Editor Brandon Loomis wrote a story, Snowmobile power struggle revs up, for the March-April issue of the Explorer. This gallery contains images of snowmobiles that were photographed for that story.
The Paul Smith’s College VIC has a reputation among skiers for having good snow. This winter has been no different.
Paul Smith’s College plans a two-stage trail improvement project that would turn the center’s cross-country ski trails into a competition-class venue that college officials hope can attract would-be Olympians to enroll.
Reader-submitted photos of animal tracks.
A group of snowshoers led by guide Elizabeth Lee look for animal tracks in the snow near Pok-o-moonshine.
Forest rangers, Adirondack Mountain Club stewards and educators, and the Adirondack 46ers’ volunteer trailhead stewards will promote proper planning and preparation through direct conversations with hikers at the High Peaks Information Center, trailheads and on the trails.
The Adirondack Land Trust said it paid $160,000 to the Brassel and Zack families and the Brassel estate for 250 acres on Moxham Mountain, between Minerva and North Creek.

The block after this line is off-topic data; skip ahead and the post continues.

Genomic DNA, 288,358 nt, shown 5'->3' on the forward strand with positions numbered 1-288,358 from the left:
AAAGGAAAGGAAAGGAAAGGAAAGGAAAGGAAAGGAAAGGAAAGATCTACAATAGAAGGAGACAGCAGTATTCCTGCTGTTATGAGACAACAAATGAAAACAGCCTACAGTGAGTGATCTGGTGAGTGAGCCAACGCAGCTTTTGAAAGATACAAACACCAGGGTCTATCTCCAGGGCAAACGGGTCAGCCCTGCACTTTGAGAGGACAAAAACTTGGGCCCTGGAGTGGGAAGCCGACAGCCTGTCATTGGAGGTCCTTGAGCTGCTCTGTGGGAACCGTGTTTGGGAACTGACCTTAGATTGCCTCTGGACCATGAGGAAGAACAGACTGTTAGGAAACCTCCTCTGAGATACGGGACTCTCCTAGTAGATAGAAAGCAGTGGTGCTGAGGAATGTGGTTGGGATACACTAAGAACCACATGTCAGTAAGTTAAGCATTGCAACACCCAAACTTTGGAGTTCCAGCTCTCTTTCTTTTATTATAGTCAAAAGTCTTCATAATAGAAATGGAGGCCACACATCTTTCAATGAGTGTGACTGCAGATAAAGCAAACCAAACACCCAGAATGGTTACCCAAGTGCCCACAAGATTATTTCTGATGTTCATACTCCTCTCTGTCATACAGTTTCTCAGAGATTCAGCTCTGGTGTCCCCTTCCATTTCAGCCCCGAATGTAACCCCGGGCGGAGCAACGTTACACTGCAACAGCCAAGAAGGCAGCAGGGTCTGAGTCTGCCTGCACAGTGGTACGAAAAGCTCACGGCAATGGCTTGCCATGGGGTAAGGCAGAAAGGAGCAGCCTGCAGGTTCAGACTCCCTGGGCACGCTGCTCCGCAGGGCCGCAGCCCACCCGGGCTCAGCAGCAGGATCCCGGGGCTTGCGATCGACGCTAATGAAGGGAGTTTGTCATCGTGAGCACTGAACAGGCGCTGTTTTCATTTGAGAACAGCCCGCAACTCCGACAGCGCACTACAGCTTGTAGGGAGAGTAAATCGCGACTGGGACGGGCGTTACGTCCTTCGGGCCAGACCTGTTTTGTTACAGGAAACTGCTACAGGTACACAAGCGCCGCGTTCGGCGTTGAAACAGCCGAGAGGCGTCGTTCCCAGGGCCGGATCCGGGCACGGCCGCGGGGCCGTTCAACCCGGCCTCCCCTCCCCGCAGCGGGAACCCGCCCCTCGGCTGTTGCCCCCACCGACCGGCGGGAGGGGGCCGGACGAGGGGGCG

I was intrigued by the essay “The Case Against Search and Rescue,” by Robert Kruszyna, a New Hampshire resident. I later learned he is a physicist who has climbed mountains all over the world and helped write guidebooks to some of the Canadian ranges.
The APA proposes to adopt guidelines for three types of trails: ski touring trails, for rolling terrain; backcountry ski trails, for steeper terrain; and skin tracks, for accessing slides and other skiable terrain (often using climbing skins). Currently, few trails in the Adirondacks are designed for backcountry skiing.
Recreationists can trigger avalanches when there is deep snow on steep slopes. While much of the steep open slopes are in the High Peaks, avalanche-prone terrain is found on mountains throughout the Adirondacks, including Snowy Mountain in Hamilton County.